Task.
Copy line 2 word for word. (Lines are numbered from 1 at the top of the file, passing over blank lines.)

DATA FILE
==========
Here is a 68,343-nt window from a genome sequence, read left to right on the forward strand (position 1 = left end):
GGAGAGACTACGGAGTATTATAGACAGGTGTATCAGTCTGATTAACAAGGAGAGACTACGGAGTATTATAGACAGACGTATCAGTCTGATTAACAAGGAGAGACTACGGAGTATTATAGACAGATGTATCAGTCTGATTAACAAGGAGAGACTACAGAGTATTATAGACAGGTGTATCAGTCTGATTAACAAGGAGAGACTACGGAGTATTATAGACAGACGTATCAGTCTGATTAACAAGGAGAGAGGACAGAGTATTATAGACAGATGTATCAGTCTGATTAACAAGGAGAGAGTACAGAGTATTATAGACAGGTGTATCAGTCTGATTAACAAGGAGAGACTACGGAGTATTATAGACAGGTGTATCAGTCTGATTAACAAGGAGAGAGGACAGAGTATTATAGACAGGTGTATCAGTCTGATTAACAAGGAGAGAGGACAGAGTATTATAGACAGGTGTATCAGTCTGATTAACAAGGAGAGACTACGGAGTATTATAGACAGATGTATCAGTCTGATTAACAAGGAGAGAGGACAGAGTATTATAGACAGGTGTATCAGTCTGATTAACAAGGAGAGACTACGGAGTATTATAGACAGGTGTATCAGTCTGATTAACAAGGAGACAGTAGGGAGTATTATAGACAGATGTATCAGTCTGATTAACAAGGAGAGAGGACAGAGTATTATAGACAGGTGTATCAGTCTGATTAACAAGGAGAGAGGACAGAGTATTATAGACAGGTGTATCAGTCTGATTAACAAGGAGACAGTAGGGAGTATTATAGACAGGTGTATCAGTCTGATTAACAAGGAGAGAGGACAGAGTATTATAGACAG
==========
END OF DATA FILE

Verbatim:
GGAGAGACTACGGAGTATTATAGACAGGTGTATCAGTCTGATTAACAAGGAGAGACTACGGAGTATTATAGACAGACGTATCAGTCTGATTAACAAGGAGAGACTACGGAGTATTATAGACAGATGTATCAGTCTGATTAACAAGGAGAGACTACAGAGTATTATAGACAGGTGTATCAGTCTGATTAACAAGGAGAGACTACGGAGTATTATAGACAGACGTATCAGTCTGATTAACAAGGAGAGAGGACAGAGTATTATAGACAGATGTATCAGTCTGATTAACAAGGAGAGAGTACAGAGTATTATAGACAGGTGTATCAGTCTGATTAACAAGGAGAGACTACGGAGTATTATAGACAGGTGTATCAGTCTGATTAACAAGGAGAGAGGACAGAGTATTATAGACAGGTGTATCAGTCTGATTAACAAGGAGAGAGGACAGAGTATTATAGACAGGTGTATCAGTCTGATTAACAAGGAGAGACTACGGAGTATTATAGACAGATGTATCAGTCTGATTAACAAGGAGAGAGGACAGAGTATTATAGACAGGTGTATCAGTCTGATTAACAAGGAGAGACTACGGAGTATTATAGACAGGTGTATCAGTCTGATTAACAAGGAGACAGTAGGGAGTATTATAGACAGATGTATCAGTCTGATTAACAAGGAGAGAGGACAGAGTATTATAGACAGGTGTATCAGTCTGATTAACAAGGAGAGAGGACAGAGTATTATAGACAGGTGTATCAGTCTGATTAACAAGGAGACAGTAGGGAGTATTATAGACAGGTGTATCAGTCTGATTAACAAGGAGAGAGGACAGAGTATTATAGACAG